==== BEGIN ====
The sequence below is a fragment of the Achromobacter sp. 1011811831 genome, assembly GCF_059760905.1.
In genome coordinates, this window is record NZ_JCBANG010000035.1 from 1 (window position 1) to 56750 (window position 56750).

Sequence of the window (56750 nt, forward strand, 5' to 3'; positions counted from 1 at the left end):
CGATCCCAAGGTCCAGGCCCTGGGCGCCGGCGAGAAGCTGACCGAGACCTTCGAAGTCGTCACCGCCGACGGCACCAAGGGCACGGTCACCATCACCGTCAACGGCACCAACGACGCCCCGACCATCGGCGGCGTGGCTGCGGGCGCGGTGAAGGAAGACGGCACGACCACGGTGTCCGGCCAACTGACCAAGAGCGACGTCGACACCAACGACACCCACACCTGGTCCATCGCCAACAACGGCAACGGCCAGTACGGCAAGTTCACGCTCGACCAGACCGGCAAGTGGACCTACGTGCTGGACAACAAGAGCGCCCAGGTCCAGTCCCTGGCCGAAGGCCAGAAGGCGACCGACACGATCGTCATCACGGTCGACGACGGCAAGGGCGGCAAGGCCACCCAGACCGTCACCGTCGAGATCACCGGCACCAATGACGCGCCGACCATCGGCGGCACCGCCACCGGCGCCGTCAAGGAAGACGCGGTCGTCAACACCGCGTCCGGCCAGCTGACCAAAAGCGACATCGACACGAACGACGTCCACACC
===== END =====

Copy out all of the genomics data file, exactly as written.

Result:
The sequence below is a fragment of the Achromobacter sp. 1011811831 genome, assembly GCF_059760905.1.
In genome coordinates, this window is record NZ_JCBANG010000035.1 from 1 (window position 1) to 56750 (window position 56750).

Sequence of the window (56750 nt, forward strand, 5' to 3'; positions counted from 1 at the left end):
CGATCCCAAGGTCCAGGCCCTGGGCGCCGGCGAGAAGCTGACCGAGACCTTCGAAGTCGTCACCGCCGACGGCACCAAGGGCACGGTCACCATCACCGTCAACGGCACCAACGACGCCCCGACCATCGGCGGCGTGGCTGCGGGCGCGGTGAAGGAAGACGGCACGACCACGGTGTCCGGCCAACTGACCAAGAGCGACGTCGACACCAACGACACCCACACCTGGTCCATCGCCAACAACGGCAACGGCCAGTACGGCAAGTTCACGCTCGACCAGACCGGCAAGTGGACCTACGTGCTGGACAACAAGAGCGCCCAGGTCCAGTCCCTGGCCGAAGGCCAGAAGGCGACCGACACGATCGTCATCACGGTCGACGACGGCAAGGGCGGCAAGGCCACCCAGACCGTCACCGTCGAGATCACCGGCACCAATGACGCGCCGACCATCGGCGGCACCGCCACCGGCGCCGTCAAGGAAGACGCGGTCGTCAACACCGCGTCCGGCCAGCTGACCAAAAGCGACATCGACACGAACGACGTCCACACC